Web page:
Archive for Sunday, April 26, 1998

WHEEL APPEAL

April 26, 1998

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This year's caravan may have up to 40 entries, according to one of its organizers.

Zack Taylor and Karl Byleen-Higley, both 13, concentrate as they brush paint onto the body of a white Checker Aerobus limousine in the parking lot at Central Junior High School, 15th and Massachusetts.

Zack fills in the arches of a rainbow with blue, green, yellow and teal while Karl adds color within the outlines of flowers and a gay rights symbol. To their left, 13-year-old Barbara Reliford paints a yellow-and-orange sun and blue bubbles.

The youngsters, along with 12 other students involved in the Van Go Mobile Arts program, are putting the finishing touches on ``Out on a Limo,'' their entry in this year's Art Tougeau parade.

``The kids designed it and it's uncensored,'' said Lynne Green, director of the Van Go program, an arts-based social service agency that brings afterschool arts programming to children.

When finished, the stretch limousine will be covered with colorful faces, ruby-red hearts and other images designed by the seventh- and eighth-graders. The images pays tribute to Eric Smith, a New York fashion designer and Green's cousin, who donated the 1974 stretch limo with tiger-striped seat covers and roof-top luggage rack to the Van Go program.

``The car's been in many parades in New York City and Washington,'' Green said, adding that only 200 Checker Aerobuses were produced. ``It's a car that symbolizes art, imagination and joyfulness.''

Helping the students with the project are professional artists Lora Jost and Jane Wegscheider and Mishea Obigi, a high school apprentice from the Lawrence Alternative High School.

Up the street a few blocks, staff and volunteer artists at the Cottonwood Retirement Facility, 1029 N.H., were helping two of its clients paint a sign for their entry in the Art Tougeau parade.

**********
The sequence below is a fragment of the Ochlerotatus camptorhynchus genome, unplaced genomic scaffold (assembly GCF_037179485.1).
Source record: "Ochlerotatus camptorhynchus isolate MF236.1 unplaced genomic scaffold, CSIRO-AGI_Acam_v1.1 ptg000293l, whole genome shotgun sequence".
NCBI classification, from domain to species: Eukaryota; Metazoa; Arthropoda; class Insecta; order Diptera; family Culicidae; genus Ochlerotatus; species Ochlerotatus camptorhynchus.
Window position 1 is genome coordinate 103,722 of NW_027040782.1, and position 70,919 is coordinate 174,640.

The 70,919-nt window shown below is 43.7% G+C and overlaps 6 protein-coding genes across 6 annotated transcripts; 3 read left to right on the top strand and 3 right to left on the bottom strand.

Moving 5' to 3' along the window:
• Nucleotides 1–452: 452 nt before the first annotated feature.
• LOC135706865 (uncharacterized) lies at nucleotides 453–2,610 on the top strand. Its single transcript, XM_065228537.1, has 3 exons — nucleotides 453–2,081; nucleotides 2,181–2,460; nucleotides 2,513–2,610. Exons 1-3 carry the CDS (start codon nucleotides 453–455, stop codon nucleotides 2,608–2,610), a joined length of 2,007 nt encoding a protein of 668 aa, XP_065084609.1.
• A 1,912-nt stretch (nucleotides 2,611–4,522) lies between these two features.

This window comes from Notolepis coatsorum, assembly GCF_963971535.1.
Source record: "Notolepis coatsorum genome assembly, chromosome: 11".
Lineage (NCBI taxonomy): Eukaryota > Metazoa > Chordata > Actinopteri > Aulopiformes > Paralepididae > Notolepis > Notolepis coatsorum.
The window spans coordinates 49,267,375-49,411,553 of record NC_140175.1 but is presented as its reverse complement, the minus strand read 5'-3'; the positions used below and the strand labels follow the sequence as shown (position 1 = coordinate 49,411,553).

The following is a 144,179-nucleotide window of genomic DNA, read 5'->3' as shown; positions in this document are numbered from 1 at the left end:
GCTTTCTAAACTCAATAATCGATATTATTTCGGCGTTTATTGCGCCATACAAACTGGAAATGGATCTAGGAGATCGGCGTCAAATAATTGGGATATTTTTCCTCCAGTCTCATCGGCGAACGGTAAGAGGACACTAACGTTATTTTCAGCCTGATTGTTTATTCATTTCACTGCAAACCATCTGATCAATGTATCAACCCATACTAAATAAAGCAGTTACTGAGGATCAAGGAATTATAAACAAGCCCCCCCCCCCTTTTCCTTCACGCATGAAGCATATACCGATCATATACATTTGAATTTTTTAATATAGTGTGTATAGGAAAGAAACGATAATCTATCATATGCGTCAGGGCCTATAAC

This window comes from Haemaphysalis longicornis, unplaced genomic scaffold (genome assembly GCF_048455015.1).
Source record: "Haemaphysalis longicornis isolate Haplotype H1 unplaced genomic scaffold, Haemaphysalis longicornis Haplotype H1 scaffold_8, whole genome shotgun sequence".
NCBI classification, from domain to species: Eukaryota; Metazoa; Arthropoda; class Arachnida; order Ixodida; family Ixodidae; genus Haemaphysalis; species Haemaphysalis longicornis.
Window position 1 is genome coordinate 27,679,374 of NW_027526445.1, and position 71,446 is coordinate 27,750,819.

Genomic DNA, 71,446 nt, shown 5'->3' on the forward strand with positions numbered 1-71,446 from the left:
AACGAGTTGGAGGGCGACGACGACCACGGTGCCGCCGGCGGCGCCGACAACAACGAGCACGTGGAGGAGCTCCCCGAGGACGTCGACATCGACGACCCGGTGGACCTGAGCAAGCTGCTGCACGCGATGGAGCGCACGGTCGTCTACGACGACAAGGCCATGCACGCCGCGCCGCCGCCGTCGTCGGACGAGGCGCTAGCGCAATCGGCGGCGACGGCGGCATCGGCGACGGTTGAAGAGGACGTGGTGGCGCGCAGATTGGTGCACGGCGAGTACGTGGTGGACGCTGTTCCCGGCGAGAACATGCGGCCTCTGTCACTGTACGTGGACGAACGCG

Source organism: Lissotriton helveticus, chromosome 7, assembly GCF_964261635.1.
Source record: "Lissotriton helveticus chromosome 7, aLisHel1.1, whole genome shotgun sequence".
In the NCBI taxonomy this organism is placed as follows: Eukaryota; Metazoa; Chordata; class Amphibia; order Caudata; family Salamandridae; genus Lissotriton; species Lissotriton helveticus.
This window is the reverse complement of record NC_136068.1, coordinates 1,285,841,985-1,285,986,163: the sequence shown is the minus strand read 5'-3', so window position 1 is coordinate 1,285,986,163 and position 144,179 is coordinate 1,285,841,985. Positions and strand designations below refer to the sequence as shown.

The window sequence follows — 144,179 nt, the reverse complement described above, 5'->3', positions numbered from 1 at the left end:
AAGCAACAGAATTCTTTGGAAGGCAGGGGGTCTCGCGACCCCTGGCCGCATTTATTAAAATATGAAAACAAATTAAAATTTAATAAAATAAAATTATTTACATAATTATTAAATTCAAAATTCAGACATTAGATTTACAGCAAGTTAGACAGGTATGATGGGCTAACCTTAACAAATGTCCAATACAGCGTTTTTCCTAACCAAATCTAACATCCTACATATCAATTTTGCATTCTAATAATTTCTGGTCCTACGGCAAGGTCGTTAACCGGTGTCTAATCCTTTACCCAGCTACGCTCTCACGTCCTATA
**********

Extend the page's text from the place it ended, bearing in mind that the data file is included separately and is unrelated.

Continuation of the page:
Titled ``Dinner and a Movie,'' their entry will be a van covered with movie posters and large cardboard cutouts painted like popcorn, pizza, nachos and candy bars.

Cottonwood Inc. threw its hat into to the Art Tougeau ring after receiving a phone call from Lawrence Arts Center staff, who offered to work with Cottonwood's clients if they were interested in entering the parade.

``We kind of wanted to reach some people who wouldn't get the opportunity to do this,'' said Ellen Williams, the education director at the arts center.

Kesha Larson, director of community relations for Cottonwood Inc., said its clients are very excited to be a part of the parade.

``It's something special for them,'' she said. ``They get a sense of pride when their work is displayed in the community.''

Parade entries increase

The Art Tougeau rules are pretty simple: If it has wheels, can be decorated and is able to roll down Massachusetts Street, then it can be entered into the annual parade.

Charles Jones, one of the event's organizers, said he expects up to 40 entries this year. Confirmed entries include a Volkswagen decorated with wrought iron; the Banana Bike Brigade; an art car from Hillcrest fifth-graders that may involve up to 90 pounds of glitter; entries from Independence Inc. and the Social Service League; a BMW resembling an airplane; and a Volkswagen decorated as a lady bug.

Amy Carlson, a Lawrence artist, said she and her family are entering the parade again this year. Their 1997 entry was a car decorated like a birthday cake. This year, their pickup will become a take-off on a billboard sign that notes how many people are fed by one Kansas farmer.

Carlson said the Art Tougeau parade makes art ``totally accessible to the people.''

``You can like it for what it is,'' she said, ``without having a discussion about its meaning or background.''

-- Jan Biles' phone message number is 832-7146. Her e-mail address is jbiles@ljworld.com.

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